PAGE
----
Steve Dower

Software Engineer, Python

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43 comments

  • Avatar
    Niko Strijbol

    I know this is probably too much work for one release of Windows, so it’s a nice interim solution, but wouldn’t it make more sense to create a decent official package manager for Windows instead of having to include shims for who knows how many programs?

    • Steve Dower
      Steve Dower

      Yep, we’re definitely not going to get into the “let’s have hundreds of shims” game. But it was worth it for this one to see whether the workflow actually works.

      And the challenge with an official package manager is that someone needs to produce the official packages 🙂 The advantages are that we know that users aren’t going to be stuck with broken products or installs if they all go through the store, but of course it takes more effort for the package publishers. Getting one example out there should help us see which approach to take in the future.

  • Avatar
    Jackson, Dan

    What about LTSC versions of Windows that don’t have the Microsoft Store? Should we just continue to use python.org or Visual Studio installers, or will there be a way to sideload this official version onto 1809 LTSC (for example)?

    • Steve Dower
      Steve Dower

      If the python.org installers are fine, I’d say keep using those (they are also the ones that the Visual Studio installer includes, so it doesn’t matter which of these you use).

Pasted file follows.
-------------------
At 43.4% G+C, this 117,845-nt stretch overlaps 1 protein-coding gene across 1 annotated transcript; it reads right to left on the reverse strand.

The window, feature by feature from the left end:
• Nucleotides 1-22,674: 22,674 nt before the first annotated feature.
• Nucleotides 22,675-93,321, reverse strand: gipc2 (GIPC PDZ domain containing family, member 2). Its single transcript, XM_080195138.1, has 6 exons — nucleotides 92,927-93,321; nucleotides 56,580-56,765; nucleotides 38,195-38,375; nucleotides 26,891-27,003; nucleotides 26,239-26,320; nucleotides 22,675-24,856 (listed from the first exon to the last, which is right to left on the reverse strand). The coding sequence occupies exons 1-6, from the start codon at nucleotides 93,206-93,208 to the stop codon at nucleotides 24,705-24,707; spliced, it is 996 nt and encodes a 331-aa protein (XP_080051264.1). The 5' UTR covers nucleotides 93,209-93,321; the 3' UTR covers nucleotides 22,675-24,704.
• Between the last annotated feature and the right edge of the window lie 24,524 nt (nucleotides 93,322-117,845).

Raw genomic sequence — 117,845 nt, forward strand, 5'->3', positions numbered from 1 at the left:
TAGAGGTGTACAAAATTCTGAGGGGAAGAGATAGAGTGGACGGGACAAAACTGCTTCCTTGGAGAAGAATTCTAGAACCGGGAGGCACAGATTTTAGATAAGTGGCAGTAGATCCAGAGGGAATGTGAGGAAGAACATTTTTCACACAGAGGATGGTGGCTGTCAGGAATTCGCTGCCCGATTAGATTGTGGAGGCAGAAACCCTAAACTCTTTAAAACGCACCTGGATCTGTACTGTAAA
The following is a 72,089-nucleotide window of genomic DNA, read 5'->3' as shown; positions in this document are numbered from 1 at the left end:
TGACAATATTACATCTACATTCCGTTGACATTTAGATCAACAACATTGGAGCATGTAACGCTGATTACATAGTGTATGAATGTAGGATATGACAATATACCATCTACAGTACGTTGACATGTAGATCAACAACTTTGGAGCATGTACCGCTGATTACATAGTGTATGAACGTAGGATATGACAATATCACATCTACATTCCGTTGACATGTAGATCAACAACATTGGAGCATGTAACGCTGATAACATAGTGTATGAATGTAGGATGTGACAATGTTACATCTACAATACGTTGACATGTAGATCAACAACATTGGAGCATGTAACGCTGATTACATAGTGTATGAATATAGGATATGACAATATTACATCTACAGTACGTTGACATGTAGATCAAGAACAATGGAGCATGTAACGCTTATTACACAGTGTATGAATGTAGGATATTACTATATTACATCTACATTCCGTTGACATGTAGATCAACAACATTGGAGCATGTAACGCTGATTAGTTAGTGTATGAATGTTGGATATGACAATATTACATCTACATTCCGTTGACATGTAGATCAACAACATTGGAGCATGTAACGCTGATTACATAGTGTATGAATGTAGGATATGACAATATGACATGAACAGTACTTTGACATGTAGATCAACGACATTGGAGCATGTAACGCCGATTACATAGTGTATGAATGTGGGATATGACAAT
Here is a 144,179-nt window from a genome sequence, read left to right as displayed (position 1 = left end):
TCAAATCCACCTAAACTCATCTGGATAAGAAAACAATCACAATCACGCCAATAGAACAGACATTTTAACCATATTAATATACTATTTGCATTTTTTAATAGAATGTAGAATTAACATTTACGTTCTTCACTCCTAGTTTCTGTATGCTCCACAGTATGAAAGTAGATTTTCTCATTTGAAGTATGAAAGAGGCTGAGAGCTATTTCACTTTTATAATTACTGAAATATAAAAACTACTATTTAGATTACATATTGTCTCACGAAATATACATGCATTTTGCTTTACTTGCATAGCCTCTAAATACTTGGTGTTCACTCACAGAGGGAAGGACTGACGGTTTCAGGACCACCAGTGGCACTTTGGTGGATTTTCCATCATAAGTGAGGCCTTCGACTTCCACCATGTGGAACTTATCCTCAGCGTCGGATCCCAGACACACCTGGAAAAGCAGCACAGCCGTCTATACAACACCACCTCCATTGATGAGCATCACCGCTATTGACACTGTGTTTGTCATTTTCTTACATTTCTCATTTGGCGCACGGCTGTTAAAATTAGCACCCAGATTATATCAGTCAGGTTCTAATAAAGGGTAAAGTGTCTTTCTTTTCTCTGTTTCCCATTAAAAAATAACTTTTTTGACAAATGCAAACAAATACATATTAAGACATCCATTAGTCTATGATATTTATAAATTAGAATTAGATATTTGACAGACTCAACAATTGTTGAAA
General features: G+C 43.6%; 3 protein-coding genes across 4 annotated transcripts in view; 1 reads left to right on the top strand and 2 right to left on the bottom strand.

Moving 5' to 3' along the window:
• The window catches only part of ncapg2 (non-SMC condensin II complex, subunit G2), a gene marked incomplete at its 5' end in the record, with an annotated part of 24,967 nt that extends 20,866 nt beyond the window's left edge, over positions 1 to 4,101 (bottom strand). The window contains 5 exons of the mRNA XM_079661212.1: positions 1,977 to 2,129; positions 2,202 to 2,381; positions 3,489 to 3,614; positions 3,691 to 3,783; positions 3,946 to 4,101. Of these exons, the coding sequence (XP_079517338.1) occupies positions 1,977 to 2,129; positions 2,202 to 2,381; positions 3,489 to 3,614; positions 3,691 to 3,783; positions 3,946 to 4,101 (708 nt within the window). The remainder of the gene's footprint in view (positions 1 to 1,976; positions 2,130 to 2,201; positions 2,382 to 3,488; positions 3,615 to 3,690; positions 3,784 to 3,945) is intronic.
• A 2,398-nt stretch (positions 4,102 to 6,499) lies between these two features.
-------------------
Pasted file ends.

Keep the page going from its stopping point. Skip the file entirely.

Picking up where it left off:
But if you have a use case for getting the MSIX file directly so you can sideload it, the best place to share it would be by filing a bug at https://bugs.python.org/ asking for them to be published as a separate download. They could be made available on python.org as their own download, but the need would have to outweigh the confusion when people download them by mistake and have to figure out what to do with it.

  • Avatar
    Shawn O. Eary

    I know I’m a bit odd, but I would personally rather see the Glasgow Haskell Compiler and Interpreter installed into MS Windows by default than something named after an ugly snake.  I’ve used Python before and honestly I don’t care for scripting languages that lend themselves to tons of runtime errors.  I tend to prefer more strict languages like F# and now Haskell for “automation” tasks.  While it’s disappointing that F# seems to have “failed to thrive”, I would be interested if Microsoft reattempted to create a *pure* Haskell.NET that wasn’t polluted by Microsoft’s attempt to appeal to the masses.